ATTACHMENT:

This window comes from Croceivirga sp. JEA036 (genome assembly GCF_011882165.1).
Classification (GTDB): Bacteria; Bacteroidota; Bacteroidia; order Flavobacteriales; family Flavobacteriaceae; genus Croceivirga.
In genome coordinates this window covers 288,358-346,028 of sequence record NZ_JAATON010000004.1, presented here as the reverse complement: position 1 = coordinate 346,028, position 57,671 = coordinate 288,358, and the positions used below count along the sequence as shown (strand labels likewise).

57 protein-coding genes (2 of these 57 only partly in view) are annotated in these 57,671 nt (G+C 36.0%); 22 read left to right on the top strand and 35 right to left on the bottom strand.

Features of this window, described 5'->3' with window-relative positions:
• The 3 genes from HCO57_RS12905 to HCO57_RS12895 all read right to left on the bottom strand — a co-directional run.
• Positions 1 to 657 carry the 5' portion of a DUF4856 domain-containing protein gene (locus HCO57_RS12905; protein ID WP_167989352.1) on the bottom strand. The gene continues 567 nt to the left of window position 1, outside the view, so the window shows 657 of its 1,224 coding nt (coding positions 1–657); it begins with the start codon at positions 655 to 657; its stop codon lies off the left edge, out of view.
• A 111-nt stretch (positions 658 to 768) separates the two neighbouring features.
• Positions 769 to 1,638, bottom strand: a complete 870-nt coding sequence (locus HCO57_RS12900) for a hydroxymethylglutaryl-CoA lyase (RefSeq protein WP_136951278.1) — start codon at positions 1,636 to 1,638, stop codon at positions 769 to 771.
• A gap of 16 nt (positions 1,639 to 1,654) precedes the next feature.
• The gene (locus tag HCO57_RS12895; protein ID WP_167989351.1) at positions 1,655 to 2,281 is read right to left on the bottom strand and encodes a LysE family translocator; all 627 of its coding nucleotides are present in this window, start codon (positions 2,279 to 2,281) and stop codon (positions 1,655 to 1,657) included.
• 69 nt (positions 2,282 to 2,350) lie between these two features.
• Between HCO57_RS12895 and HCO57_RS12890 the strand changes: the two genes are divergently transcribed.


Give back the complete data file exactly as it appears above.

This window comes from Croceivirga sp. JEA036 (genome assembly GCF_011882165.1).
Classification (GTDB): Bacteria; Bacteroidota; Bacteroidia; order Flavobacteriales; family Flavobacteriaceae; genus Croceivirga.
In genome coordinates this window covers 288,358-346,028 of sequence record NZ_JAATON010000004.1, presented here as the reverse complement: position 1 = coordinate 346,028, position 57,671 = coordinate 288,358, and the positions used below count along the sequence as shown (strand labels likewise).

57 protein-coding genes (2 of these 57 only partly in view) are annotated in these 57,671 nt (G+C 36.0%); 22 read left to right on the top strand and 35 right to left on the bottom strand.

Features of this window, described 5'->3' with window-relative positions:
• The 3 genes from HCO57_RS12905 to HCO57_RS12895 all read right to left on the bottom strand — a co-directional run.
• Positions 1 to 657 carry the 5' portion of a DUF4856 domain-containing protein gene (locus HCO57_RS12905; protein ID WP_167989352.1) on the bottom strand. The gene continues 567 nt to the left of window position 1, outside the view, so the window shows 657 of its 1,224 coding nt (coding positions 1–657); it begins with the start codon at positions 655 to 657; its stop codon lies off the left edge, out of view.
• A 111-nt stretch (positions 658 to 768) separates the two neighbouring features.
• Positions 769 to 1,638, bottom strand: a complete 870-nt coding sequence (locus HCO57_RS12900) for a hydroxymethylglutaryl-CoA lyase (RefSeq protein WP_136951278.1) — start codon at positions 1,636 to 1,638, stop codon at positions 769 to 771.
• A gap of 16 nt (positions 1,639 to 1,654) precedes the next feature.
• The gene (locus tag HCO57_RS12895; protein ID WP_167989351.1) at positions 1,655 to 2,281 is read right to left on the bottom strand and encodes a LysE family translocator; all 627 of its coding nucleotides are present in this window, start codon (positions 2,279 to 2,281) and stop codon (positions 1,655 to 1,657) included.
• 69 nt (positions 2,282 to 2,350) lie between these two features.
• Between HCO57_RS12895 and HCO57_RS12890 the strand changes: the two genes are divergently transcribed.